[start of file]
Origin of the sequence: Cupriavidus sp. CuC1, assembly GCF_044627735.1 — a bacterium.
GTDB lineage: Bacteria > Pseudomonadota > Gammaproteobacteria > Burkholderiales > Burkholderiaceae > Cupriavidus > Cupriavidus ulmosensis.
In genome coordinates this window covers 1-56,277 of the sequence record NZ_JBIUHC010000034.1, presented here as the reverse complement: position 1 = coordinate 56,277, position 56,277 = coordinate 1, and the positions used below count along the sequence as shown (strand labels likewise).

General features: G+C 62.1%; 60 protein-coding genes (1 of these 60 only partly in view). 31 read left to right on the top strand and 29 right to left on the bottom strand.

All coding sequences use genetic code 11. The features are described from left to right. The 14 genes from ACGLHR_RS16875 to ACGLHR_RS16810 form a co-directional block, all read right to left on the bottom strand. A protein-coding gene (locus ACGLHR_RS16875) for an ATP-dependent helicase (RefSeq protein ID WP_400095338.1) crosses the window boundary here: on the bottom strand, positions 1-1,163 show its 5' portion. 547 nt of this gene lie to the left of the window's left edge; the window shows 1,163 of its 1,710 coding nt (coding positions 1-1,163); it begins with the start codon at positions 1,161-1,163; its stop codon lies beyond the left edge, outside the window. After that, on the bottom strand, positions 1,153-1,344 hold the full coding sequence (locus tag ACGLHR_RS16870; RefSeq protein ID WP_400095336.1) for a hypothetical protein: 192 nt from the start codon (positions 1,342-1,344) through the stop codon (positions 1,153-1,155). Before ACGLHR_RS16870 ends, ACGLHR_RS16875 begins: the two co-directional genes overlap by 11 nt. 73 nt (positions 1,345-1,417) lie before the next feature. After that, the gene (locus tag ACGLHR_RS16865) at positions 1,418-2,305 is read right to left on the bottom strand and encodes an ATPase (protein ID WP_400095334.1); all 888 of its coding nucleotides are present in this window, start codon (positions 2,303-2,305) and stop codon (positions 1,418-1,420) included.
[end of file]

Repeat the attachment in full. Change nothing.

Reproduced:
Origin of the sequence: Cupriavidus sp. CuC1, assembly GCF_044627735.1 — a bacterium.
GTDB lineage: Bacteria > Pseudomonadota > Gammaproteobacteria > Burkholderiales > Burkholderiaceae > Cupriavidus > Cupriavidus ulmosensis.
In genome coordinates this window covers 1-56,277 of the sequence record NZ_JBIUHC010000034.1, presented here as the reverse complement: position 1 = coordinate 56,277, position 56,277 = coordinate 1, and the positions used below count along the sequence as shown (strand labels likewise).

General features: G+C 62.1%; 60 protein-coding genes (1 of these 60 only partly in view). 31 read left to right on the top strand and 29 right to left on the bottom strand.

All coding sequences use genetic code 11. The features are described from left to right. The 14 genes from ACGLHR_RS16875 to ACGLHR_RS16810 form a co-directional block, all read right to left on the bottom strand. A protein-coding gene (locus ACGLHR_RS16875) for an ATP-dependent helicase (RefSeq protein ID WP_400095338.1) crosses the window boundary here: on the bottom strand, positions 1-1,163 show its 5' portion. 547 nt of this gene lie to the left of the window's left edge; the window shows 1,163 of its 1,710 coding nt (coding positions 1-1,163); it begins with the start codon at positions 1,161-1,163; its stop codon lies beyond the left edge, outside the window. After that, on the bottom strand, positions 1,153-1,344 hold the full coding sequence (locus tag ACGLHR_RS16870; RefSeq protein ID WP_400095336.1) for a hypothetical protein: 192 nt from the start codon (positions 1,342-1,344) through the stop codon (positions 1,153-1,155). Before ACGLHR_RS16870 ends, ACGLHR_RS16875 begins: the two co-directional genes overlap by 11 nt. 73 nt (positions 1,345-1,417) lie before the next feature. After that, the gene (locus tag ACGLHR_RS16865) at positions 1,418-2,305 is read right to left on the bottom strand and encodes an ATPase (protein ID WP_400095334.1); all 888 of its coding nucleotides are present in this window, start codon (positions 2,303-2,305) and stop codon (positions 1,418-1,420) included.